Application of simulated collagen fibrils in tissue engineering scaffolds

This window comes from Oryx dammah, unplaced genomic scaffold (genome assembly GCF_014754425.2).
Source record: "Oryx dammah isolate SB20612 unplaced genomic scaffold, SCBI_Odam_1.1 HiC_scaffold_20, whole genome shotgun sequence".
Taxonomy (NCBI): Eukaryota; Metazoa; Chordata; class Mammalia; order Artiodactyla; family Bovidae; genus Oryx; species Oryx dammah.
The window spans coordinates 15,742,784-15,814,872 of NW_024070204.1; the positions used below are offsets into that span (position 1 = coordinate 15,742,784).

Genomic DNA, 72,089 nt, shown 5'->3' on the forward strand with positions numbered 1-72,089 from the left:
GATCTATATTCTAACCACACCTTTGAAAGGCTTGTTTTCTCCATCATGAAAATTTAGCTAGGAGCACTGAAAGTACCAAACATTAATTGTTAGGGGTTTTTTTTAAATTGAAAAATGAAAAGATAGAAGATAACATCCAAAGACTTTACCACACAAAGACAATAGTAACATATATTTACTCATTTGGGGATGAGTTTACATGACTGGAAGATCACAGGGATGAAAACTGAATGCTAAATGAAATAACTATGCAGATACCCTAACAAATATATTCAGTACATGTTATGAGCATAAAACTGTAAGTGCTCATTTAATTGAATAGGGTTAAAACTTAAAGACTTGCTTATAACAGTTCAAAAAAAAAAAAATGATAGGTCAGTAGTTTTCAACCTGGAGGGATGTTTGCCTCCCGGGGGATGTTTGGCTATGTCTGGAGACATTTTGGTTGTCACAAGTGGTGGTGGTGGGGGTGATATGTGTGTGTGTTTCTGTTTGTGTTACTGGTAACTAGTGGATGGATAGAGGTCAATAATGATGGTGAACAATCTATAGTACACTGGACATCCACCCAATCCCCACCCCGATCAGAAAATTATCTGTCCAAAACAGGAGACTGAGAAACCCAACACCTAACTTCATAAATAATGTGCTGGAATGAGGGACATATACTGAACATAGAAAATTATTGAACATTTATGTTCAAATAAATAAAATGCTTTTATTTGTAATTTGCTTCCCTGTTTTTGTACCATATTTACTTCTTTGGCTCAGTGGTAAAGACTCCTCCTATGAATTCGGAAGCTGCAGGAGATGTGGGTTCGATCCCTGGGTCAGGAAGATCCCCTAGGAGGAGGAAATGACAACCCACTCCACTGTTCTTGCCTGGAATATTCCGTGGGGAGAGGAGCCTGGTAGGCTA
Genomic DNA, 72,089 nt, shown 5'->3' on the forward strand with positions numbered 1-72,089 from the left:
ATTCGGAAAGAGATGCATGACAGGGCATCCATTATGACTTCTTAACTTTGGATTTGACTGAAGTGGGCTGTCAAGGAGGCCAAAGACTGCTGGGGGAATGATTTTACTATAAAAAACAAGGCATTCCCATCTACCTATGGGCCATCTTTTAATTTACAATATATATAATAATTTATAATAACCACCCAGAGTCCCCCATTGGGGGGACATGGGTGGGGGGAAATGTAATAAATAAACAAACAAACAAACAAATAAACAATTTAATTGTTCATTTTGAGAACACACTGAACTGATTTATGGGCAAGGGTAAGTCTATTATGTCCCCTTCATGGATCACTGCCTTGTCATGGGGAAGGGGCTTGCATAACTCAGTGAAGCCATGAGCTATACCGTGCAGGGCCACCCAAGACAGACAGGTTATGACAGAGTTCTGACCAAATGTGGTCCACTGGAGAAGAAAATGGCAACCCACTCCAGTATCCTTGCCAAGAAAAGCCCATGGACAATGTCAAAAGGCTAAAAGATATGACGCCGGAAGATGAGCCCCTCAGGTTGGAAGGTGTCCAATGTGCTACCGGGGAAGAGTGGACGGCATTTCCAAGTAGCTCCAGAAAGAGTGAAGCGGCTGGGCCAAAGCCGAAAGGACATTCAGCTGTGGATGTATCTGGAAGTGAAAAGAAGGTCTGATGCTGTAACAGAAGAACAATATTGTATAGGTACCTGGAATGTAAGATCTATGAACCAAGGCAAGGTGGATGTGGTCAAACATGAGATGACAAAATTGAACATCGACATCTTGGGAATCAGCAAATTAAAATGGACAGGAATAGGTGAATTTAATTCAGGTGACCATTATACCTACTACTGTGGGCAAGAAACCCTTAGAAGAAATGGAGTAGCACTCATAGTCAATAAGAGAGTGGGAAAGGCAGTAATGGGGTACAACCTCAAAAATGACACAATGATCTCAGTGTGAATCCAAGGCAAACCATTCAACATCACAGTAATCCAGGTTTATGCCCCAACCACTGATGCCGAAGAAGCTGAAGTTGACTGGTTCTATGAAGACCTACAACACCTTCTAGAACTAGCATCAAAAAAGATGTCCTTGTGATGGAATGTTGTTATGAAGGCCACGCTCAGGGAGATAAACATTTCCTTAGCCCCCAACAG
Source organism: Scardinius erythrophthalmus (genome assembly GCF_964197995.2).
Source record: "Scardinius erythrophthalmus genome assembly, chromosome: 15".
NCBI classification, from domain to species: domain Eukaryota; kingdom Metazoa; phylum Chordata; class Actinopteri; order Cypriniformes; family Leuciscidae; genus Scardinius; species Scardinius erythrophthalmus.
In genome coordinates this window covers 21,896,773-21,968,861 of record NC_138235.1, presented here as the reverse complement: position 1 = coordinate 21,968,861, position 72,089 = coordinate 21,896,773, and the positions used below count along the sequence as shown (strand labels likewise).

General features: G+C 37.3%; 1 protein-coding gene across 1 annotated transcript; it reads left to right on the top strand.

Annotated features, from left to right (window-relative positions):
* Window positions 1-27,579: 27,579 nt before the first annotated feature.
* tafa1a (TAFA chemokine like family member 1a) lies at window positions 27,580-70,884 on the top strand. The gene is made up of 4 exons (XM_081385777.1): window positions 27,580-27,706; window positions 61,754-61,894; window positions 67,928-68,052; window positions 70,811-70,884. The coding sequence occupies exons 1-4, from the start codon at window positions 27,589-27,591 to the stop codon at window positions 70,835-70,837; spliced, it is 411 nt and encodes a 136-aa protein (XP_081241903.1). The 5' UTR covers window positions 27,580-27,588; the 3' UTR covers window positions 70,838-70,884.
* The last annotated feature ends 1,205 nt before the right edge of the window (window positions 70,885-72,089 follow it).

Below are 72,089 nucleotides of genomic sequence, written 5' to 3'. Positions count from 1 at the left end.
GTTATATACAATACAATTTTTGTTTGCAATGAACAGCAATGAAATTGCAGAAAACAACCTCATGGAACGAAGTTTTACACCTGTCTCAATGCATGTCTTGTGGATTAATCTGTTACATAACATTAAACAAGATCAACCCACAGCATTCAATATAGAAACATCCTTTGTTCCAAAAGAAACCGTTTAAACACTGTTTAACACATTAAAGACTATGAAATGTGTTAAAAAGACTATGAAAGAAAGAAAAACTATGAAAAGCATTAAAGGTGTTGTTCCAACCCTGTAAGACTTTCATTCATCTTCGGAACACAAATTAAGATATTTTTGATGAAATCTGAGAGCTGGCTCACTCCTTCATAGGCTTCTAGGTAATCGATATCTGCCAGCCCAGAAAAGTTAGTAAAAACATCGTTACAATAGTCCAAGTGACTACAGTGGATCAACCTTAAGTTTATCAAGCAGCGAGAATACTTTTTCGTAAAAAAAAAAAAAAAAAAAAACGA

The ability to topographically mimic the surface features of collagen fibrils is an important step in the preparation of tissue engineering scaffolds. It is important to know which kinds of surface topographies of electrospun fibers are more favorable for cell growth. In this study, fibers with three kinds of hierarchical-structured surfaces were fabricated by electrospinning to mimic collagen fibrils. By combining thermally induced phase separation (TIPS) and non-solvent induced phase separation (NIPS), polycaprolactone (PCL) fibers with a porous surface were electrospun from PCL in a chloroform (CF)/dimethyl sulfoxide (DMSO) mixed solution. In addition, two additional types of fibrous membranes, with PCL fibers being the shish and decorated by PCL kebabs on the surface, were created by two different controlled homoepitaxic crystallization methods-the solution incubation method and the solvent evaporation method. It was found that the solvent evaporation method was more effective in forming kebabs and the primary optimal processing parameters were identified. The presence of pores on the fiber surfaces contributed to a much larger surface area and a higher total volume of pores. To investigate the cellular response on such scaffolds, 3T3 fibroblast cell and human umbilical vein endothelial cell (HUVEC) assays were conducted and the results indicated that both of the nanotopographies on the surfaces of the scaffolds improved cell viability and proliferation. Furthermore, the porous surface was more beneficial for enhancing cellular responses, which suggests better biocompatibility and greater potential to mimic collagen fibrils for tissue engineering application, and especially as scaffolds for endothelial layers in blood vessels. (c) 2017 Elsevier B.V. All rights reserved.